Stumbling Upon an ALS-free Zone
“Hope is the thing with feathers” –Emily Dickinson
Recently, my wife and I went to see a stand-up comedian at our local indoor stadium. My fervent hope was that our evening together would be a unifying, restorative one. It was in that spirit that we performed all of the mental and physical gymnastics to get me, my power wheelchair, and my assistive-device accouterments ambulatory. Once inside the venue, we dutifully sought help in getting situated.
Proving that the journey from sublime to ridiculous need only span two small sentences, our usher glanced at our tickets and offered that, “The ideal solution is to leave your chair here and go to your seats. We’ll make sure the wheelchair is safe until you return.” Somehow, I refrained from retorting, “Now, knowing that my chair won’t be compromised, I can traverse stairs, hysteria-free, psychosomatic disorder alleviated. Heck, I might even leave my urinal with you.” Instead, I apologized for being unable to comply. With that, the agent surmised that our seats wouldn’t work for us and dispatched us to the ticket office.
Once there, we emphatically recreated the assurances given to us prior to purchase that we would be placed in the best open seat available, accommodating my needs. It was explained that we couldn’t be upgraded from the face-value of our Groupon tickets. We were then handed two tickets for Section 216 and told to “enjoy the show.”
All of our pleading, cajoling, debating, negotiating, and downright arguing landed us in the farthest two spots from the stage. The location provided a visual product analogous to a living room television, circa 1973. I honestly believe that, adding insult to injury, we were in the section typically reserved for standing-room-only crowds. Of course, there was ample space for a wheelchair to frolic.
It was then that I decided to exhaust a sliver of hope, diplomacy with the ticket office.
If I could coax the ticket manager from behind the glass, maybe he would be disarmed enough, away from his staff and other customers, to consider my plea. I would point out that the main floor was not sold-out, and swapping out one unused portable seat with my power chair would be revenue-neutral. Running the risk of constructing an “acceptable-to-dubious” logic trail, I would suggest that he had a unique opportunity to act nobly, do a good deed, and engender positive karma. “Do the right thing” would be my summation. Of course, if a more sympathetic staffer were at the window, that would be OK, too.
Complicating matters would be my Tower-of-Babel-like speaking skills. Having a greatly diminished lung capacity, tongue range-of-motion, and tongue strength makes the understandable utterance of even the simplest of two-word sentences a challenge of the highest order. Without a skilled gobbledygook translator (i.e., my wife or step-children), whatever persuasive pitch I might devise in my brain likely could not be conveyed by my mouth.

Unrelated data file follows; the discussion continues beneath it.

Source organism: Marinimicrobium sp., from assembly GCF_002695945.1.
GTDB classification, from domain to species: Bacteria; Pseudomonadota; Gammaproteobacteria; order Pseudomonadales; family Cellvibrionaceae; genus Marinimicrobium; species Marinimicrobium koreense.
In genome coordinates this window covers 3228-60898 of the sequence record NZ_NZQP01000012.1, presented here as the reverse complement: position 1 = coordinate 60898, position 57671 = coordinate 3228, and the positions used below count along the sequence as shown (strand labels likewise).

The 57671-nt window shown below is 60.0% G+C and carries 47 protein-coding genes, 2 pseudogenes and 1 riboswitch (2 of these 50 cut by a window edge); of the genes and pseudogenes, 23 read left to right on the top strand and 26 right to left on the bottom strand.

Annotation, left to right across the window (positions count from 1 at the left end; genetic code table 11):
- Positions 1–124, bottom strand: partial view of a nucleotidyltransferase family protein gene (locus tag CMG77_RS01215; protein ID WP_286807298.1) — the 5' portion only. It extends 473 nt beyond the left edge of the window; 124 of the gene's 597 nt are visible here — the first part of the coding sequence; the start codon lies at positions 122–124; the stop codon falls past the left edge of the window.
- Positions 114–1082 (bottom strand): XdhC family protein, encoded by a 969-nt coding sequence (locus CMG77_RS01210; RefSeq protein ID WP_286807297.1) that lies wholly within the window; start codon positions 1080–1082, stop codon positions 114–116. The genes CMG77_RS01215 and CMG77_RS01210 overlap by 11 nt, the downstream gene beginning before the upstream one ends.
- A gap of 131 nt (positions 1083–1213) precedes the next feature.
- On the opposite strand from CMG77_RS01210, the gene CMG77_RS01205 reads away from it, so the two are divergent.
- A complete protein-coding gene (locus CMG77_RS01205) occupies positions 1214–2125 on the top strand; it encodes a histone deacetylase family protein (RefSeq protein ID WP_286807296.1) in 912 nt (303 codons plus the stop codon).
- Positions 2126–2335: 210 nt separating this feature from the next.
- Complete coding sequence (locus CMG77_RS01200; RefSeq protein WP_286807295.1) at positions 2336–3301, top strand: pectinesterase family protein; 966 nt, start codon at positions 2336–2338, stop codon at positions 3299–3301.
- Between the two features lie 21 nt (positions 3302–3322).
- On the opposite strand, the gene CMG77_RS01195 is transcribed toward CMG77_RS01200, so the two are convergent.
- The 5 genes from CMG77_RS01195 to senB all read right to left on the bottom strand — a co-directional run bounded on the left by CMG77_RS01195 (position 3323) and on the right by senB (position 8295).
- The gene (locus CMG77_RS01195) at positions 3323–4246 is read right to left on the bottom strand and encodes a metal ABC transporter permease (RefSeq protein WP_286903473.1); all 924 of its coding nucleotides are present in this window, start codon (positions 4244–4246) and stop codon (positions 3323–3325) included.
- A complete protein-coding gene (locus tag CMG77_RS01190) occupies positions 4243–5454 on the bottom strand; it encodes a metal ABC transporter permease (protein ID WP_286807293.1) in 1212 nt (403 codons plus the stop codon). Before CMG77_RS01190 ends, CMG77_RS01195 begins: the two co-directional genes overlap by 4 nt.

Much to my surprise, getting the manager to meet me out in the foyer was straightforward enough. Once there, I have no clue what, if any, of my words he ultimately understood. So, likewise, I don’t know if it was my presentation or his fatigue with my persistence in making it that finally compelled him to say, “Wait here. I’ll see what I can do.” Some minutes later, he handed me two main-floor, fourth-row tickets. Illustrative of my communicative productivity, before parting company with the ticket manager, I said, “May God bless you.” To which he responded, after chuckling, “I certainly hope not.”
We got situated with about five minutes to spare. It was enough time to buy two adult beverages, transfer the contents of one into my travel cup, and have the container-closure integrity of said cup fail miserably, spilling wine down my chest and belly. It made no matter. The past was but a prologue to a 75-minute treat of carefree, genuine hilarity. For that time span, ALS did not intrude.
We had attained nirvana — a disease-free zone. However fleeting, when in one, the ailment and all trace evidence vanish. For the duration, one is again whole, perhaps greater than. Impervious to direct attack, immune to side effect, one is in complete bliss. These moments should be savored, cherished, celebrated, and memorized. They are few and far between.
Rarer still is when they are shared. When the caregiver and the stricken are simultaneously freed of ALS’s burden, while in each other’s company, a cocoon of unimaginable shelter surrounds them. Disease-free zones can’t be forced and shouldn’t be rushed. They can’t be prolonged. When reality decides to intrude, the bubble is burst. They also can’t be counted on. While I hoped the night would produce that ecstasy, if not for a reversal of disposition by the ticket manager, we would have spent the entirety of the performance reminded that ALS stuck us in Section 216.
For that matter, in all things ALS, nothing may be counted on. Nothing may be taken for granted. Everything is apt to be turned topsy-turvy. When plans play out, it’s an accident. There are no point-A-to-point-B straight lines, only serpentine misadventures. However, the vacuum created by all certainty being sucked out leaves room for a new constituent: feathers.
Given that nothing is impossible, does that by extension mean that anything is possible? Like a cure for a heretofore incurable disease?
One must hope.
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